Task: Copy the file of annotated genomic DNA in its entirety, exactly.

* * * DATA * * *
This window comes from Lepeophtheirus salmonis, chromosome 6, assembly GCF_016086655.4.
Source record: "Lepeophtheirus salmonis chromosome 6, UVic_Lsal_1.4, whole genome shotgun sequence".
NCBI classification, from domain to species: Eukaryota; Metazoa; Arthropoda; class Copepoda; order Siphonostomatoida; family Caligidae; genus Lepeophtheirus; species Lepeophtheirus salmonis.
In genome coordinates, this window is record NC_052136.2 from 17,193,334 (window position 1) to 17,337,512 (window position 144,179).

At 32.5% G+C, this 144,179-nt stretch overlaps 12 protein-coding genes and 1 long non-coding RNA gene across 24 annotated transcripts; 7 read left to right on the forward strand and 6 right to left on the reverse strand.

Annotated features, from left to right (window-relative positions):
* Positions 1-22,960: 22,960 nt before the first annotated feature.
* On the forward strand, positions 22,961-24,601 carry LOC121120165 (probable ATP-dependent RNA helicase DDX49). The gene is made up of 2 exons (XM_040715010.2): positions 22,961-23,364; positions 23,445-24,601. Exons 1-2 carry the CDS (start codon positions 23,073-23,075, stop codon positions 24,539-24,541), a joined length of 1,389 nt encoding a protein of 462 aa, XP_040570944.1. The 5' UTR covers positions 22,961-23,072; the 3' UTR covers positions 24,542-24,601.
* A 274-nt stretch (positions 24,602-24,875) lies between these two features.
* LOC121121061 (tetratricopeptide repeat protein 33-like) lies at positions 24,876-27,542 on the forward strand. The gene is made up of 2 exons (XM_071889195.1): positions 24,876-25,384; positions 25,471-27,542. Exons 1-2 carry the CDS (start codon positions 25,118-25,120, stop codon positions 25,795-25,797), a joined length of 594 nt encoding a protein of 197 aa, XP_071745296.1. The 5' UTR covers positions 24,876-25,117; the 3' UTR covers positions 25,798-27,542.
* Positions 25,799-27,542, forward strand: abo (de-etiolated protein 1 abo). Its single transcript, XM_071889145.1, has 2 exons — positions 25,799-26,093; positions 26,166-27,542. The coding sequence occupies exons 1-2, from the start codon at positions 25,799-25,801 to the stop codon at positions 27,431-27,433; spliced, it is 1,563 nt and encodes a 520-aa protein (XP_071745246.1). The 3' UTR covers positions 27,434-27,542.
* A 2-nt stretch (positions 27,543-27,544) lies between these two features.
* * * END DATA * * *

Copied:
This window comes from Lepeophtheirus salmonis, chromosome 6, assembly GCF_016086655.4.
Source record: "Lepeophtheirus salmonis chromosome 6, UVic_Lsal_1.4, whole genome shotgun sequence".
NCBI classification, from domain to species: Eukaryota; Metazoa; Arthropoda; class Copepoda; order Siphonostomatoida; family Caligidae; genus Lepeophtheirus; species Lepeophtheirus salmonis.
In genome coordinates, this window is record NC_052136.2 from 17,193,334 (window position 1) to 17,337,512 (window position 144,179).

At 32.5% G+C, this 144,179-nt stretch overlaps 12 protein-coding genes and 1 long non-coding RNA gene across 24 annotated transcripts; 7 read left to right on the forward strand and 6 right to left on the reverse strand.

Annotated features, from left to right (window-relative positions):
* Positions 1-22,960: 22,960 nt before the first annotated feature.
* On the forward strand, positions 22,961-24,601 carry LOC121120165 (probable ATP-dependent RNA helicase DDX49). The gene is made up of 2 exons (XM_040715010.2): positions 22,961-23,364; positions 23,445-24,601. Exons 1-2 carry the CDS (start codon positions 23,073-23,075, stop codon positions 24,539-24,541), a joined length of 1,389 nt encoding a protein of 462 aa, XP_040570944.1. The 5' UTR covers positions 22,961-23,072; the 3' UTR covers positions 24,542-24,601.
* A 274-nt stretch (positions 24,602-24,875) lies between these two features.
* LOC121121061 (tetratricopeptide repeat protein 33-like) lies at positions 24,876-27,542 on the forward strand. The gene is made up of 2 exons (XM_071889195.1): positions 24,876-25,384; positions 25,471-27,542. Exons 1-2 carry the CDS (start codon positions 25,118-25,120, stop codon positions 25,795-25,797), a joined length of 594 nt encoding a protein of 197 aa, XP_071745296.1. The 5' UTR covers positions 24,876-25,117; the 3' UTR covers positions 25,798-27,542.
* Positions 25,799-27,542, forward strand: abo (de-etiolated protein 1 abo). Its single transcript, XM_071889145.1, has 2 exons — positions 25,799-26,093; positions 26,166-27,542. The coding sequence occupies exons 1-2, from the start codon at positions 25,799-25,801 to the stop codon at positions 27,431-27,433; spliced, it is 1,563 nt and encodes a 520-aa protein (XP_071745246.1). The 3' UTR covers positions 27,434-27,542.
* A 2-nt stretch (positions 27,543-27,544) lies between these two features.